Jesus laid in the tomb at that time seemed so final…

The whole picture.

But on the third day, JESUS ROSE FROM THE DEAD. HE IS ALIVE!!!

You don’t have to suffer alone…

This is from the Holy Wednesday message delivered April 1, 2015 during the weekly chapel service in the United Methodist Building on Capitol Hill. The Rev. Dr. Susan Henry-Crowe, General Secretary of the General Board of Church & Society, based her message on Matthew 26:14-30.

For the original article go to http://umc-gbcs.org/faith-in-action/betrayal

A Holy Week reflection on Matthew 2:14-16

These are deep betrayals: one by Judas, the other by Peter. Jesus had called both of them into the company of disciples/sojourners: the family. He invited the others as well. All of them were flawed human beings. None of them was particularly outstanding. They were greedy, competitive, selfish, naïve and self-absorbed.

Judas’ and Peter’s betrayals are significant: one handing Jesus to the High Priest; the other denying him; both understanding the political dangers; most likely knowing, if not fully understanding, the spiritual significance.

Judas and Peter are probably the most frightening of all the figures in the New Testament because we see ourselves in them. We are all Judas at times in our lives.
We often do not understand our own propensity for sin and betrayal until it is too late. Until the damage is done, we do not see it.

Our shadow side
Betrayal grows out of our shadow side, often out of our fears, insecurities, wounds and scars. We are wounded, hurting, rejected human beings. Every one of us is tempted to betray the unfailing love of Jesus Christ when we are afraid, lonely, wounded, broken.

It is who we are.

We do not know our motivations, nor the motivations of Judas.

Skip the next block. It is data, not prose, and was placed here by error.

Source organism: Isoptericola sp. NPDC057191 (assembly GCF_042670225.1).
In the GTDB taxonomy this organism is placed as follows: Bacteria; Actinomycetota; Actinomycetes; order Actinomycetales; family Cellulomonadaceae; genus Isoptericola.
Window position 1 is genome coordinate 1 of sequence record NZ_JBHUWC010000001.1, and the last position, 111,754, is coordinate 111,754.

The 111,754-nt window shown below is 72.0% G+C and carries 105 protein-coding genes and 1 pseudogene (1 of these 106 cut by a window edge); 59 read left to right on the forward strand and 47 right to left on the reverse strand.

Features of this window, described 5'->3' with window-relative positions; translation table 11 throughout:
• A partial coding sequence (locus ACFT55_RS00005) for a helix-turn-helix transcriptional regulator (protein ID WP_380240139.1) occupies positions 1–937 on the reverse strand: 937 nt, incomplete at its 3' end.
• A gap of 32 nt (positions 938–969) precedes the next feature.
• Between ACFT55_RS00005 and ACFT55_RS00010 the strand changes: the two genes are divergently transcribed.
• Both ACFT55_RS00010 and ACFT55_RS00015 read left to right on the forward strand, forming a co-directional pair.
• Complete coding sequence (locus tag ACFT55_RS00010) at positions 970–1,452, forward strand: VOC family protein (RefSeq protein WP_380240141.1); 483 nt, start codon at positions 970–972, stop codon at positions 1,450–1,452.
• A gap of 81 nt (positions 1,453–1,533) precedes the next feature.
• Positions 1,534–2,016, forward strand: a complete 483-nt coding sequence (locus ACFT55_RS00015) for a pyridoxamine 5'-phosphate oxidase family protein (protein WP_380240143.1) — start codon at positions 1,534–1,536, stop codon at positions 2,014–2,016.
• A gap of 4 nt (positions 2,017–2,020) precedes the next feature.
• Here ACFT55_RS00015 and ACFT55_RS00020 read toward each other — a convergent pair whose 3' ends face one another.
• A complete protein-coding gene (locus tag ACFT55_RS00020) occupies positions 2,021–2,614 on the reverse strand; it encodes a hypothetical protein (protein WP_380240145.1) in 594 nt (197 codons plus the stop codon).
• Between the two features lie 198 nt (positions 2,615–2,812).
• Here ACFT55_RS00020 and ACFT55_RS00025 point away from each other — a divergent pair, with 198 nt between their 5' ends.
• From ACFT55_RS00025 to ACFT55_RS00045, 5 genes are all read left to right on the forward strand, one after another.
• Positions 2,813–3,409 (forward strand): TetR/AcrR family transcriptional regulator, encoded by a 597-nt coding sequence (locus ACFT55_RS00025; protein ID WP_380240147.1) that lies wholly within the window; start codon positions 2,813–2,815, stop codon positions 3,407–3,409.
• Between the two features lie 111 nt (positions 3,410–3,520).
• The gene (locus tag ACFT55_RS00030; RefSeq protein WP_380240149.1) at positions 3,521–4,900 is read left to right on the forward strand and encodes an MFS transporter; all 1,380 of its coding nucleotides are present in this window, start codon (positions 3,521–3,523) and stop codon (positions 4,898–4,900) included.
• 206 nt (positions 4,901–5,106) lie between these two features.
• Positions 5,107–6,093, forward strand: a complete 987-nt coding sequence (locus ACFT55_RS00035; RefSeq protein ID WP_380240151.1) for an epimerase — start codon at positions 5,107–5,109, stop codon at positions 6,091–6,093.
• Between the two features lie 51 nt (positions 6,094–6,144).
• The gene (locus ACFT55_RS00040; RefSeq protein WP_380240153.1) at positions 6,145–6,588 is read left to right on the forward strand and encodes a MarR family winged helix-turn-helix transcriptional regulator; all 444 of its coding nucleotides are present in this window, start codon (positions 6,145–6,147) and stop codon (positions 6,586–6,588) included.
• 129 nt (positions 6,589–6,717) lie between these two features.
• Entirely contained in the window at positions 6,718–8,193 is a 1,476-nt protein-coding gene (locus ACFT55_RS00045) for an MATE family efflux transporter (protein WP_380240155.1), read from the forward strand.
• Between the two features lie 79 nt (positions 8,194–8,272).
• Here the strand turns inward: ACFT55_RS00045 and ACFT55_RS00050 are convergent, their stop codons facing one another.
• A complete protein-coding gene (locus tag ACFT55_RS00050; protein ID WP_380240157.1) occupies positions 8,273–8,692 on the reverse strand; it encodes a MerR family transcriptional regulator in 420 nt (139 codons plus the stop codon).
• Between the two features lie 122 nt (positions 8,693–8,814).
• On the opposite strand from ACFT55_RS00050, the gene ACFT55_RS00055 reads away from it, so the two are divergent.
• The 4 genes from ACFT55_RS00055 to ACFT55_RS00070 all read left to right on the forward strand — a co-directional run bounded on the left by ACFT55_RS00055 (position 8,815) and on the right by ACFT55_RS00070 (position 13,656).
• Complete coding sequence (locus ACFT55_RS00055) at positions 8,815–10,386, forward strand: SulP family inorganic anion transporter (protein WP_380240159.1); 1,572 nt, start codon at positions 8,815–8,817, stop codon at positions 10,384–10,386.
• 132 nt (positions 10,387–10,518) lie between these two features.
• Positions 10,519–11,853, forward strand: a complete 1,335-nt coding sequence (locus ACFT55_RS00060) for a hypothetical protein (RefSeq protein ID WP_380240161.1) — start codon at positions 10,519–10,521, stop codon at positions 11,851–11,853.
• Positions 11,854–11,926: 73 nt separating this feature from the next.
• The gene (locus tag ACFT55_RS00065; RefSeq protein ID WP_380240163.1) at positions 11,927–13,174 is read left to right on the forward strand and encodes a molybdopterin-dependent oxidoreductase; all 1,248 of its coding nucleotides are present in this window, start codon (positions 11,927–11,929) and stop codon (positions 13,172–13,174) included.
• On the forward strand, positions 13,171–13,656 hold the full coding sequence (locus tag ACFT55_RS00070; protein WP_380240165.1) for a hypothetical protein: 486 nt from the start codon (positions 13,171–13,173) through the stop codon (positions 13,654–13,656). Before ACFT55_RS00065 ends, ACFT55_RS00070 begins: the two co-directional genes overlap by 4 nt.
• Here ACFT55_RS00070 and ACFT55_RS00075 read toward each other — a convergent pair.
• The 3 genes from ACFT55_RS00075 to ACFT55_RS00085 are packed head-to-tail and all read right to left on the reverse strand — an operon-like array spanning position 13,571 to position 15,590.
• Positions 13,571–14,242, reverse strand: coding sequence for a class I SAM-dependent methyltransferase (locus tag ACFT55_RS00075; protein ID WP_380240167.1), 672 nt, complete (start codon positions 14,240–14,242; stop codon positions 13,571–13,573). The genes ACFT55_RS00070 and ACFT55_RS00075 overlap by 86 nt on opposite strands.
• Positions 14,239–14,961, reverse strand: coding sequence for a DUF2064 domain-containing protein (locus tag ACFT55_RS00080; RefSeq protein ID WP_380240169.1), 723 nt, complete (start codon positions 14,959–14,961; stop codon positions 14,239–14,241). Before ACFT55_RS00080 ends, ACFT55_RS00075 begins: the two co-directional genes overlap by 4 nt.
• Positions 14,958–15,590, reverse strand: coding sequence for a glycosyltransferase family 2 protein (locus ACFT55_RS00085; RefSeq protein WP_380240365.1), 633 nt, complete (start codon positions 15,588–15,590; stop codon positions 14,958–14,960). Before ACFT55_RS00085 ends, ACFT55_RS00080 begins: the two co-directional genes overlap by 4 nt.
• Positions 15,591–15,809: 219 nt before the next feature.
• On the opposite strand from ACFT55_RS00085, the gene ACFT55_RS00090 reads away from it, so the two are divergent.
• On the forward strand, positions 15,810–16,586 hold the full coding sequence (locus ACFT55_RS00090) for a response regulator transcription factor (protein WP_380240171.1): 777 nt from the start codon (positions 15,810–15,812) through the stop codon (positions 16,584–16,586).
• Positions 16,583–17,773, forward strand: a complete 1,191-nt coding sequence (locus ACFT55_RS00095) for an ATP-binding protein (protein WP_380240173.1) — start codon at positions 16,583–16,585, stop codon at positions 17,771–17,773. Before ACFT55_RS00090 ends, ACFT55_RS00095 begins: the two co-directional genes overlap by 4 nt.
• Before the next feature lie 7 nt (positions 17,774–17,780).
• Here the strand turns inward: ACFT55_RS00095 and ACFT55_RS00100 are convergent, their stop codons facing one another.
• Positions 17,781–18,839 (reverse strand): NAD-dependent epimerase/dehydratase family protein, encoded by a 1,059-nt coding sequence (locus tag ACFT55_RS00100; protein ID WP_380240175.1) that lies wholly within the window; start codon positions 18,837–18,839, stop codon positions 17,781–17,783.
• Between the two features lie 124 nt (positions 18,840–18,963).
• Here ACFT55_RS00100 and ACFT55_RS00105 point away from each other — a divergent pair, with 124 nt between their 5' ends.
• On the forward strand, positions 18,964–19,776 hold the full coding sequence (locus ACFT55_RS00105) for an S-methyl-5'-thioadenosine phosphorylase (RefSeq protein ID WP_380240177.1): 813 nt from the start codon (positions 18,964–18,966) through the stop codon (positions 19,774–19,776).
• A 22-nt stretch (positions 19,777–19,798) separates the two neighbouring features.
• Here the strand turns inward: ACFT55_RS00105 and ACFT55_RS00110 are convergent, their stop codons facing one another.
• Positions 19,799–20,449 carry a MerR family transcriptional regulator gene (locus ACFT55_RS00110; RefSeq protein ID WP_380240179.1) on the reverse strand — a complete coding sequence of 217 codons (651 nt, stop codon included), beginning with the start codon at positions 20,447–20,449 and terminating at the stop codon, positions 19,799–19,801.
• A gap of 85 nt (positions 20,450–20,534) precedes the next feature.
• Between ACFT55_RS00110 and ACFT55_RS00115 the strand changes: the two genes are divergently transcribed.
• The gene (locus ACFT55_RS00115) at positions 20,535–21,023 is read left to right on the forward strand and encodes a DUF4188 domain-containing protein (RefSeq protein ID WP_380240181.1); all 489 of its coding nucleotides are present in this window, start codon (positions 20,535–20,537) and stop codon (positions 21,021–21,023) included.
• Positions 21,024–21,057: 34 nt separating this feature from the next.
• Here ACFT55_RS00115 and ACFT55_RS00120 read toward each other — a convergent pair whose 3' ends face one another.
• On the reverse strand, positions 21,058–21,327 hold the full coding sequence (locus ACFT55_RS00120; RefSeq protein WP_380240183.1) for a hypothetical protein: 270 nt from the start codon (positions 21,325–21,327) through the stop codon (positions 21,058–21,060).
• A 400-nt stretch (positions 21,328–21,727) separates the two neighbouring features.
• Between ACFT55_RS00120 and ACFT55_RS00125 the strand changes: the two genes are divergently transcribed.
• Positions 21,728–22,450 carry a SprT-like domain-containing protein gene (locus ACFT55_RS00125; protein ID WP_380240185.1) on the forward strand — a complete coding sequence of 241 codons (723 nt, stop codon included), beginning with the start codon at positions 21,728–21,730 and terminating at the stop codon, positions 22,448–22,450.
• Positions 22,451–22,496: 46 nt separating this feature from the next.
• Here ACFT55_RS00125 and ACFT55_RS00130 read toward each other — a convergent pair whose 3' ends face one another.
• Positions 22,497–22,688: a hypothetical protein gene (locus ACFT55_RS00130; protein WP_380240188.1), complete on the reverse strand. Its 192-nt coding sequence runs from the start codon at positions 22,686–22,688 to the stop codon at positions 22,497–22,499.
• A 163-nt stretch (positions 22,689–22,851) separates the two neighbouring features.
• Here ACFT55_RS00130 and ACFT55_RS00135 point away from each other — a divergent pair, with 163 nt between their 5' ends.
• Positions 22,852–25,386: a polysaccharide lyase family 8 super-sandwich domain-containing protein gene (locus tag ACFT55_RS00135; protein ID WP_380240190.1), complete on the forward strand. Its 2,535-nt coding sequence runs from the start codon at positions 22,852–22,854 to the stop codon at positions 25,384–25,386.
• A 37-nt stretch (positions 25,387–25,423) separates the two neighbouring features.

Perhaps need for recognition, selfish centeredness, arrogance, pride, fear, anger.
Perhaps something for himself: power, recognition, riches — 30 pieces of silver was about four months of wages.

We do not know what brought Judas even to the point of giving over the One who loves, heals and sustains him.

And Peter: denying the love that was there for him.

Good, faithful work
Our work in this place, in this building on Capitol Hill, is almost always about addressing the wounds, the injustices and brokenness of the world. It is good and faithful work. We have a calling, a passion to right the injustices, the wrongs. We have a desire to make the world right.

There is so much pain in the world that we see daily, weekly, yearly. But it leaves each one of us so very vulnerable.

I just finished reading John Grisham’s novel Gray Mountain. I could hardly stand even to read the story about an area that I know well. It tells of the pain of the people of the region affected by mountain-top removal, poverty and the power of large companies with so much money to buy them off for so little.

Having been a chaplain, I cannot forget telling mothers and fathers of an unexpected heart attack of a son, the suicide of a daughter, a motorcycle accident in the night resulting in a call to parents in Korea, a drunken St. Patrick’s Day that never returned a child home. This is hard ministry.

Living in denial
That much sorrow can cause one to live in denial: compartmentalizing, and quietly carrying the unbearable pain.

It is very easy to forget the effect of living with pain and injustice. We forget to examine, remember the wounds and pains that got us here and keep us here. None of us is free from this woundedness and brokenness. We have all suffered too many broken promises, injured families, faltering trust, communities that hurt, sickness, love lost, damnable insecurity, the hunger for recognition.

These are days of remembering our brokenness and naming, naming our sorrow, for it will surely lead to betrayal. The heart aches, the scars, the times we were wounded, broken hearts and injured bodies. All that makes us vulnerable all the time.

There is the One
Remembering our brokenness and naming the origins that push us out into the world is part of our holy work.

There is healing work done for us. While we may be prompted by brokenness, we do not have to carry it. We can let it go. We can give it over.

There is the One who bears the unbearable, heals the sick, binds us the broken, and gives sight.

There is the One whose love will not let us go.

There is the One who holds us in embrace until the morning comes.